This week’s lesson in what not to do when stealing a car is courtesy of Marquis Whipple from Riviera Beach, Florida. Whipple stole Tom Funicello’s (no relation to Annette, as far as we know) 1998 Toyota Camry from his home. Two weeks later Whipple called Funicello and tried to sell it back to him… for $200. Yes, this is a real story. I’m not that creative of a person to make up this kind of stuff.
Funicello was shocked that Whipple would call him, but he agreed to buy his car back because he needed his car. It’s not quite clear why Whipple would make such a dumb move. Funicello said, “He probably realized he couldn’t sell it, so he thought he would just sell it back to me.”
Whipple thought that he was being a “Good Samaritan” for trying to sell it back to Funicello. So let’s get this straight – he thought he was doing a good deed by selling someone’s property back to them after they stole it. He’s dumber than I thought.
Despite that, Funicello decided to meet Whipple to buy the car. Whipple was a little cautious about meeting Funicello thinking that he was “setting him up.” After a handful of phone calls, Funicello earned his trust and met him… and then he got busted.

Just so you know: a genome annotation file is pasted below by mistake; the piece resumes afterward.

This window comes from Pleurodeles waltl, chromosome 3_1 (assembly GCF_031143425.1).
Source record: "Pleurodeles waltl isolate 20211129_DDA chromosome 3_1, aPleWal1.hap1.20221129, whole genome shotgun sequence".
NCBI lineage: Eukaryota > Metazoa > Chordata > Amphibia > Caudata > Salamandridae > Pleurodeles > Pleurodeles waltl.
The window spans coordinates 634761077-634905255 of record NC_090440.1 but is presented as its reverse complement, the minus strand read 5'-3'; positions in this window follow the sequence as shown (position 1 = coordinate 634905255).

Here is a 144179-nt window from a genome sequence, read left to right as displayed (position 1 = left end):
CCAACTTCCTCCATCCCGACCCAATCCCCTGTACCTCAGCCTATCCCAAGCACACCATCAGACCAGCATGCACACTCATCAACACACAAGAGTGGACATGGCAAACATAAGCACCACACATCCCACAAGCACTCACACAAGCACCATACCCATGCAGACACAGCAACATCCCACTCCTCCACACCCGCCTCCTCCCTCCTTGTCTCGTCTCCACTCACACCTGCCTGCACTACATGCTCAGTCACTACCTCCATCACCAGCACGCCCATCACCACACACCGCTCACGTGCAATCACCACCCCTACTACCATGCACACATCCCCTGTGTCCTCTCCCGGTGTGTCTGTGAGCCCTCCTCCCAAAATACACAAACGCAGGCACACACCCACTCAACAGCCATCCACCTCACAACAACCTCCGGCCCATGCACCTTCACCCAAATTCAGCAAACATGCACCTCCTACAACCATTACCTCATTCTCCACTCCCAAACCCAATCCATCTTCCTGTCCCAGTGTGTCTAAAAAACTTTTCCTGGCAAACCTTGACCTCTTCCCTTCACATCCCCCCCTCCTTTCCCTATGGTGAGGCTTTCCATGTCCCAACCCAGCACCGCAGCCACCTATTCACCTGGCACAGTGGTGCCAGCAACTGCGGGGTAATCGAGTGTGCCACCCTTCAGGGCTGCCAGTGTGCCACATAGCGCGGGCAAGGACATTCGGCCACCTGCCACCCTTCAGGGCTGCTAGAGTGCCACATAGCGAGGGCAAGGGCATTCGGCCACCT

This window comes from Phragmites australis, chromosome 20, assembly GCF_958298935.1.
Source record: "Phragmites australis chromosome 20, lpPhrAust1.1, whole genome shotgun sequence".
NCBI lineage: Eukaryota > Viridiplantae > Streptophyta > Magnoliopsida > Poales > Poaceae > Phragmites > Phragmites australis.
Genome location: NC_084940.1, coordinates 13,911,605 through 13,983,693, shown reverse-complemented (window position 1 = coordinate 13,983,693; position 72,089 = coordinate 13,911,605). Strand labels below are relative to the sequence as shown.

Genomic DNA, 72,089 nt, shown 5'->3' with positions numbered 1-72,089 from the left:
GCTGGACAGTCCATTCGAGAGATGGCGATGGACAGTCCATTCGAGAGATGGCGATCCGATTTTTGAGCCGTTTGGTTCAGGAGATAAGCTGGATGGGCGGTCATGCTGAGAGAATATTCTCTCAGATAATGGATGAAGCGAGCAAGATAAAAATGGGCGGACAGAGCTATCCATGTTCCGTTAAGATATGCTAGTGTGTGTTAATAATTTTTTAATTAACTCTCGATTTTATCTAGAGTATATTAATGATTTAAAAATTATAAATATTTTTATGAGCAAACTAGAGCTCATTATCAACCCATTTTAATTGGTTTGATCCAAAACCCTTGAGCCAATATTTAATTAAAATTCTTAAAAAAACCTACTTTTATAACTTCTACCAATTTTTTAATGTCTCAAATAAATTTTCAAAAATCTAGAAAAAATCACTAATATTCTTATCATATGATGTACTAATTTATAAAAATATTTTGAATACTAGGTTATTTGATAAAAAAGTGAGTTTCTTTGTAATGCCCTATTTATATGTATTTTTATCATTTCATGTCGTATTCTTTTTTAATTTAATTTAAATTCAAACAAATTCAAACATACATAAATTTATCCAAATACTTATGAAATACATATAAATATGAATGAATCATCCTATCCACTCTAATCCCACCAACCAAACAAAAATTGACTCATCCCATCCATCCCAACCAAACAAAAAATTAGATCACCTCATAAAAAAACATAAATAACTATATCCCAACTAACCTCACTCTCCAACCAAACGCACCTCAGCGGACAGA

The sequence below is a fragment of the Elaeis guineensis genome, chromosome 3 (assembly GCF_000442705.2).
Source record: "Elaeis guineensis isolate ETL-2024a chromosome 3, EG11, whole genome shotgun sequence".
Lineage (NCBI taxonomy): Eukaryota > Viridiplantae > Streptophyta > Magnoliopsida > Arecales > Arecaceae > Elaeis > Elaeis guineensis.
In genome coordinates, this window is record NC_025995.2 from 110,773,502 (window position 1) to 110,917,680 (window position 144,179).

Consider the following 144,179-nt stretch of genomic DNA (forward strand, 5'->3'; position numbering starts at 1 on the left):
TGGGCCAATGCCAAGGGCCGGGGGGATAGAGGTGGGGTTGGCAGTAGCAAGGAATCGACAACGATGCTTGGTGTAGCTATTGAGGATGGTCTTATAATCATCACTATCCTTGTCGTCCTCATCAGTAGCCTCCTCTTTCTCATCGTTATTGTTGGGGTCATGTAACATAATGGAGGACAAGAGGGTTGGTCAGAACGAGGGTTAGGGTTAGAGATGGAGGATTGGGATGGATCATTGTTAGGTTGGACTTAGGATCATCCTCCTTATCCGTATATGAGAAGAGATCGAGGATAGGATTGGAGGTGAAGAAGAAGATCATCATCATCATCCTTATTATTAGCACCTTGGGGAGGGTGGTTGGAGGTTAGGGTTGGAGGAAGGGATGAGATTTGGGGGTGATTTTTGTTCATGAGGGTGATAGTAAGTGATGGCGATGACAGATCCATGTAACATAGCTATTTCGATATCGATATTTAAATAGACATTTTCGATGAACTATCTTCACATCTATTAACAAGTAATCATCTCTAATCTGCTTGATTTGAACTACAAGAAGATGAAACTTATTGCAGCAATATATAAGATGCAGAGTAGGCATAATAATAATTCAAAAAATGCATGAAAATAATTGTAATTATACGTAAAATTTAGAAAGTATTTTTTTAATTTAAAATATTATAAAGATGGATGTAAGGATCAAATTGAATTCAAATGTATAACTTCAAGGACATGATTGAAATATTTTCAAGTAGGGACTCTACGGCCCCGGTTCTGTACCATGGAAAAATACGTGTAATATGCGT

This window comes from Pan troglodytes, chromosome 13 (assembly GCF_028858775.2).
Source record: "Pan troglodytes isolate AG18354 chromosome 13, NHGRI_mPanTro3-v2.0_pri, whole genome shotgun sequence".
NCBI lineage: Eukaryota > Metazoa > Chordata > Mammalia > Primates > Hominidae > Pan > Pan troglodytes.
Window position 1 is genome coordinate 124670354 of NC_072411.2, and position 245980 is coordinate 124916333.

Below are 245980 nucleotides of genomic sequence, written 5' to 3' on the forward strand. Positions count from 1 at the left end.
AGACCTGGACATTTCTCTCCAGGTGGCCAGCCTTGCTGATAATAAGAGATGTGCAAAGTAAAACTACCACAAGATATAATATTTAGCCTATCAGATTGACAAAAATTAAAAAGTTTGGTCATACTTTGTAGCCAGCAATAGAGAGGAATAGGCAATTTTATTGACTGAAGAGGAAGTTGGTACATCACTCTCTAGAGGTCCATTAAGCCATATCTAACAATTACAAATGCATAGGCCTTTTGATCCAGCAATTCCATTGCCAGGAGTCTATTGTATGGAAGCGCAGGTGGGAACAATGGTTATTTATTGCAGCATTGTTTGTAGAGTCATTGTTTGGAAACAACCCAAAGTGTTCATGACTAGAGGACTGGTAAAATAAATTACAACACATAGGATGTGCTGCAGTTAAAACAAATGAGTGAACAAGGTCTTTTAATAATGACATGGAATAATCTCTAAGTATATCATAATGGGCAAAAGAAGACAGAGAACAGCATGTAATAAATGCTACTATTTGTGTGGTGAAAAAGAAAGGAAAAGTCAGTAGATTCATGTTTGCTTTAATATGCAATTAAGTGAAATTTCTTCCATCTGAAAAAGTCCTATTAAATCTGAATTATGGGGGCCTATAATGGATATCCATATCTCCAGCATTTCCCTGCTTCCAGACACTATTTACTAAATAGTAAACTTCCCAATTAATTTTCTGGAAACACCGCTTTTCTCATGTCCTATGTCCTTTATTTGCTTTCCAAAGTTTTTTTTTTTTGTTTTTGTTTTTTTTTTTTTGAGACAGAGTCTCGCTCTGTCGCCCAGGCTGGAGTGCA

As soon as Funicello got the first phone call from Whipple offering to sell him his car back, he called the cops and they set up a bust. The cops were in an unmarked car at the gasoline station where the big exchange was going to happen. When the car was sold back, they arrested Whipple.
Even though the car was returned with a smashed in back window, a jammed ignition and a damaged engine, Funicello said he was just glad to have his car back. This Funicello guy is probably the most positive guy ever.